Furthermore and foreign trade indicators released by the federal government contain data produced by the Census Bureau. Article One of the United States Constitution directs the population be enumerated at least once every ten years and the resulting counts used to set the number of members from each state in the House of Representatives and, by extension, in the Electoral College; the Census Bureau now conducts a full population count every 10 years in years ending with a zero and uses the term "decennial" to describe the operation. Between censuses, the Census Bureau makes population projections. In addition, Census data directly affects how more than $400 billion per year in federal and state funding is allocated to communities for neighborhood improvements, public health, education and more; the Census Bureau is mandated with fulfilling these obligations: the collecting of statistics about the nation, its people, economy. The Census Bureau's legal authority is codified in Title 13 of the United States Code.
The Census Bureau conducts surveys on behalf of various federal government and local government agencies on topics such as employment, health, consumer expenditures, housing. Within the bureau, these are known as "demographic surveys" and are conducted perpetually between and during decennial population counts; the Census Bureau conducts economic surveys of manufacturing, retail and other establishments and of domestic governments. Between 1790 and 1840, the census was taken by marshals of the judicial districts; the Census Act of 1840 established a central office. Several acts followed that revised and authorized new censuses at the 10-year intervals. In 1902, the temporary Census Office was moved under the Department of Interior, in 1903 it was renamed the Census Bureau under the new Department of Commerce and Labor; the department was intended to consolidate overlapping statistical agencies, but Census Bureau officials were hindered by their subordinate role in the department. An act in 1920 changed the date and authorized manufacturing censuses every two years and agriculture censuses every 10 years.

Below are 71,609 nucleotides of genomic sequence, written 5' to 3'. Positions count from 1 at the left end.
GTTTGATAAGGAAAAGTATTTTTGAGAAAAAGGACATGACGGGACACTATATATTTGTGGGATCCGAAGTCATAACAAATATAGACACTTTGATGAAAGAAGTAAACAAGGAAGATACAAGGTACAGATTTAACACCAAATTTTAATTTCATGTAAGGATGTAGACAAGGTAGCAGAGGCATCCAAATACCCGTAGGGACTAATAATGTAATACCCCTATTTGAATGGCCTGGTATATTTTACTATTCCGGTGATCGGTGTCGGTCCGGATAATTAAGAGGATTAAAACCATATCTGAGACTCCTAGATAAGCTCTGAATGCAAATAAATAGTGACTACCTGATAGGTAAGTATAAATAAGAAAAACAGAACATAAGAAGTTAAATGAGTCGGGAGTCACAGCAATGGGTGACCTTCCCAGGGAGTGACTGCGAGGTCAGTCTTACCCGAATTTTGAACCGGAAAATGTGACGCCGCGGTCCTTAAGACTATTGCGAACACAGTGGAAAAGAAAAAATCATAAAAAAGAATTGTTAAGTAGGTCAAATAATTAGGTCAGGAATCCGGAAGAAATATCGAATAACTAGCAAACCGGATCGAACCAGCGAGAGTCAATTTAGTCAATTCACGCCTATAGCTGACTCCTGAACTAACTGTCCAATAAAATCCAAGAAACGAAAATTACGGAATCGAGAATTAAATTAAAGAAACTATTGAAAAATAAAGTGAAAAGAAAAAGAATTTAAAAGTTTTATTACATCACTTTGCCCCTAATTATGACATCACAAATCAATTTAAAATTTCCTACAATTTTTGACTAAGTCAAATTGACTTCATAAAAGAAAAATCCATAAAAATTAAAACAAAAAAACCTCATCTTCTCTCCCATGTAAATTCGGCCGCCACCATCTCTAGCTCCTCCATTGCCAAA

In 1929, a bill was passed mandating the House of Representatives be reapportioned based on the results of the 1930 Census. In 1954, various acts were codified into Title 13 of the US Code. By law, the Census Bureau must count everyone and submit state population totals to the U. S. President by December 31 of any year ending in a zero. States within the Union receive the results in the spring of the following year; the United States Census Bureau defines four statistical regions, with nine divisions. The Census Bureau regions are "widely used...for data collection and analysis". The Census Bureau definition is pervasive. Regional divisions used by the United States Census Bureau: Region 1: Northeast Division 1: New England Division 2: Mid-Atlantic Region 2: Midwest Division 3: East North Central Division 4: West North Central Region 3: South Division 5: South Atlantic Division 6: East South Central Division 7: West South Central Region 4: West Division 8: Mountain Division 9: Pacific Many federal, state and tribal governments use census data to: Decide the location of new housing and public facilities, Examine the demographic characteristics of communities and the US, Plan transportation systems and roadways, Determine quotas and creation of police and fire precincts, Create localized areas for elections, utilities, etc.
Gathers population information every 10 years The United States Census Bureau is committed to confidentiality, guarantees non-disclosure of any addresses or personal information related to individuals or establishments. Title 13 of the U. S. Code establishes penalties for the disclosure of this information. All Census employees must sign an affidavit of non-disclosure prior to employment; the Bureau cannot share responses, addresses or personal information with anyone including United States or foreign government